Obtaining information on vertical forest structure requires detailed data acquisition and analysis which is often performed at a plot level. With the growing availability of multi-modal satellite remote sensing (SRS) datasets, their usability towards forest structure estimation is increasing. We assessed the relationship of PlanetScope-, Sentinel-2-, and Landsat-7-derived vegetation indices (VIs), as well as ALOS-2 PALSAR-2- and Sentinel-1-derived backscatter intensities with a terrestrial laser scanner (TLS) and conventionally measured forest structure parameters acquired from 25 field plots in a tropical montane cloud forest in Kafa, Ethiopia. Results showed that canopy gap-related forest structure parameters had their highest correlation (|r| = 0.4 − 0.48) with optical sensor-derived VIs, while vegetation volume-related parameters were mainly correlated with red-edge- and short-wave infrared band-derived VIs (i.e., inverted red-edge chlorophyll index (IRECI), normalized difference moisture index), and synthetic aperture radar (SAR) backscatters (|r| = −0.57 − 0.49). Using stepwise multi-linear regression with the Akaike information criterion as evaluation parameter, we found that the fusion of different SRS-derived variables can improve the estimation of field-measured structural parameters. The combination of Sentinel-2 VIs and SAR backscatters was dominant in most of the predictive models, while IRECI was found to be the most common predictor for field-measured variables. The statistically significant regression models were able to estimate cumulative plant area volume density with an R2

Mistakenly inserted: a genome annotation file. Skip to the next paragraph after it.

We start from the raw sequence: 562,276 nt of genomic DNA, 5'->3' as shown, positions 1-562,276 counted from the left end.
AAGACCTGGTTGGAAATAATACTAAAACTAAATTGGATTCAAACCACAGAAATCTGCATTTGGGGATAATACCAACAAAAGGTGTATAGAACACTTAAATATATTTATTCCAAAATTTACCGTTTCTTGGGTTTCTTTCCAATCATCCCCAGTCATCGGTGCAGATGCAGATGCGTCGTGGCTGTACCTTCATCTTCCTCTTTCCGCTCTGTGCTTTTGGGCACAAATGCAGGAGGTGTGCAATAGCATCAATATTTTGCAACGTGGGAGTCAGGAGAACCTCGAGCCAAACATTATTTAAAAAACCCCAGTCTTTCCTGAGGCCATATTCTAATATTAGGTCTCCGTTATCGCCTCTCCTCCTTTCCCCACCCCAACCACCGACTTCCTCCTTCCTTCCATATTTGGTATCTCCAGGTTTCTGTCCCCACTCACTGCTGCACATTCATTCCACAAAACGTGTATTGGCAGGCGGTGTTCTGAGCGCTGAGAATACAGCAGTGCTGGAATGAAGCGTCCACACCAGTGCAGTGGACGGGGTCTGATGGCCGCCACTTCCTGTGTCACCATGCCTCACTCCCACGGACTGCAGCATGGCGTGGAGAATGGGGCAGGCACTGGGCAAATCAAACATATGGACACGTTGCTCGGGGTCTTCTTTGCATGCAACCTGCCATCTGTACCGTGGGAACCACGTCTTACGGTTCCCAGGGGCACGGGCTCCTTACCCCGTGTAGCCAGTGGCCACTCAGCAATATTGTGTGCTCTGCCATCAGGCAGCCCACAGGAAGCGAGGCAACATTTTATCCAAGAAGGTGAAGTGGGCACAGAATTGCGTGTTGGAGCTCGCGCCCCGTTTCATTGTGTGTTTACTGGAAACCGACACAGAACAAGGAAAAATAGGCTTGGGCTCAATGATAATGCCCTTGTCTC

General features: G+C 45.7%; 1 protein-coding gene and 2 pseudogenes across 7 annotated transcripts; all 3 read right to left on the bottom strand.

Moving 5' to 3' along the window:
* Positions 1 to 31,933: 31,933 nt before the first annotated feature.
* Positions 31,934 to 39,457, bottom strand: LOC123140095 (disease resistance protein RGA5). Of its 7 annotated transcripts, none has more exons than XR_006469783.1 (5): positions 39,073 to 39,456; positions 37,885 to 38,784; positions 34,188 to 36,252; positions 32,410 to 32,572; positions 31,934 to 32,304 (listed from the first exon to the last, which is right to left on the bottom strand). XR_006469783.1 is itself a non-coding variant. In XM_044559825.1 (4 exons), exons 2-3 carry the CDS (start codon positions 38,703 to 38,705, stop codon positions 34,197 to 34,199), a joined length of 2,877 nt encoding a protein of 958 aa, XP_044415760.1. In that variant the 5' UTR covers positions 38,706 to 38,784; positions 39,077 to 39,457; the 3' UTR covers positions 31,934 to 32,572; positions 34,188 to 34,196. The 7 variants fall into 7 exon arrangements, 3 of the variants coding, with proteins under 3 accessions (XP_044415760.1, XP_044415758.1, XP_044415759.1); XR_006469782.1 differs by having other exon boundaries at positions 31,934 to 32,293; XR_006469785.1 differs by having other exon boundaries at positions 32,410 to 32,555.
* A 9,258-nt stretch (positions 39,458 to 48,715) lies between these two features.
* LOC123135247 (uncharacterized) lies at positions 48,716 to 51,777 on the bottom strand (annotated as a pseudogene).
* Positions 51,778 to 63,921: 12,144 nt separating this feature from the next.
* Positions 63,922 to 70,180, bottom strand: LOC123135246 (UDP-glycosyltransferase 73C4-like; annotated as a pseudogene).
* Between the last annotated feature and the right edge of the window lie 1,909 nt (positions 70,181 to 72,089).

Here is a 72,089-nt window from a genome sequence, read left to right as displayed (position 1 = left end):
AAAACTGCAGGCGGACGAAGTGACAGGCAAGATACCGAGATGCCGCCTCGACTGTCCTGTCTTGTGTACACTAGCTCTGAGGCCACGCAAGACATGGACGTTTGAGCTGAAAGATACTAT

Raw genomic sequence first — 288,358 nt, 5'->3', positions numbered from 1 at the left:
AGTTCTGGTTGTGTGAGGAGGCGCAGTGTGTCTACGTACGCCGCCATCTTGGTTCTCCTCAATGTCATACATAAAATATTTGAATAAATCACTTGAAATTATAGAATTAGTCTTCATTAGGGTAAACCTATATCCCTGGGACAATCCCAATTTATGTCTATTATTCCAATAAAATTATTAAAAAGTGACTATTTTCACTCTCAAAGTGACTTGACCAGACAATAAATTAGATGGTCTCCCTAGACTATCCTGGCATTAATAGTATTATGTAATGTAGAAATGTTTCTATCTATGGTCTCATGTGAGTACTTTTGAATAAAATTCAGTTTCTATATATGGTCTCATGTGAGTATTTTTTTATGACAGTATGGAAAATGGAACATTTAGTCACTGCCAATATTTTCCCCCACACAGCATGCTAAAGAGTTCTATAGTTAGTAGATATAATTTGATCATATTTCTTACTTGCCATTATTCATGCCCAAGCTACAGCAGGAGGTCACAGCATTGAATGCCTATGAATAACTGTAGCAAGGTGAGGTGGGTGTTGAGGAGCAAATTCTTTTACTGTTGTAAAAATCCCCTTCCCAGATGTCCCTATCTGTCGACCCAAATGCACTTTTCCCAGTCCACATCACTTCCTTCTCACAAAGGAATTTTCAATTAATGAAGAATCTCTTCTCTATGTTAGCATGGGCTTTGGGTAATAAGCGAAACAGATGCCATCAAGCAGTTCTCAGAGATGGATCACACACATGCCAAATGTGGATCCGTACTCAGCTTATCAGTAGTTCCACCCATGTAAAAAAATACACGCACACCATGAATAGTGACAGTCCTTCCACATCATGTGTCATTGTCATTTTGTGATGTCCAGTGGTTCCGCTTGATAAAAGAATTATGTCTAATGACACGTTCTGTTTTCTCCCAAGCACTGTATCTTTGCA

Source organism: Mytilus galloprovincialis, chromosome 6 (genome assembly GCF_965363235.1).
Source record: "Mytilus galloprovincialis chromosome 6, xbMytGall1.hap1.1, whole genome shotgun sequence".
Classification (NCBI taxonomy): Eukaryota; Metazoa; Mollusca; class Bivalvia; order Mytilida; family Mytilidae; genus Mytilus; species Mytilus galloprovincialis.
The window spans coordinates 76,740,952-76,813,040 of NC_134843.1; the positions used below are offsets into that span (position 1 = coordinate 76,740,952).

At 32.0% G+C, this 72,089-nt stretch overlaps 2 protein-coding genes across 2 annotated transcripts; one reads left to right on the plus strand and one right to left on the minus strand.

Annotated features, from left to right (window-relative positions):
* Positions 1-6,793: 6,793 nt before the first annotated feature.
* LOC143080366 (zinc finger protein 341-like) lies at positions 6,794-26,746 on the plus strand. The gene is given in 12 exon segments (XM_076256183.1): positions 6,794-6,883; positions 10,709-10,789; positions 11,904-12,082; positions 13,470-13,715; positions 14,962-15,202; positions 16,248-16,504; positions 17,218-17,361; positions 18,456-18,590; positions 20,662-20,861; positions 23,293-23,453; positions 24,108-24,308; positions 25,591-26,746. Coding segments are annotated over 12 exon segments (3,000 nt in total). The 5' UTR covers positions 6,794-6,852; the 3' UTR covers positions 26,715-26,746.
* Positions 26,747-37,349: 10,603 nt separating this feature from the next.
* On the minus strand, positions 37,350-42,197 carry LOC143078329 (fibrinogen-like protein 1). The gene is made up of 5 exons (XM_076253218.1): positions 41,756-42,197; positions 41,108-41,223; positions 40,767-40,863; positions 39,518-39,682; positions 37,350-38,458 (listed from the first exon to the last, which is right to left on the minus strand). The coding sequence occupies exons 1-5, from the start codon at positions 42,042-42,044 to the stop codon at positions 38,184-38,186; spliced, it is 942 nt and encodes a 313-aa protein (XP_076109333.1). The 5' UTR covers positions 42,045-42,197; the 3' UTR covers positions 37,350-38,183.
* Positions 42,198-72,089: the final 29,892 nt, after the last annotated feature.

of 0.58 and with the lowest relative root mean square error (RRMSE) value (0.23). Mean gap and number of gaps were also significantly estimated, but with higher RRMSE (R2
= 0.52, RRMSE = 1.4, R2
= 0.68, and RRMSE = 0.58, respectively). The models showed poor performance in predicting tree density and number of tree species (R2
= 0.28, RRMSE = 0.41, and R2
= 0.21, RRMSE = 0.39, respectively). This exploratory study demonstrated that SRS variables are sensitive to retrieve structural differences of tropical forests and have the potential to be used to upscale biodiversity relevant field-based forest structure estimates.
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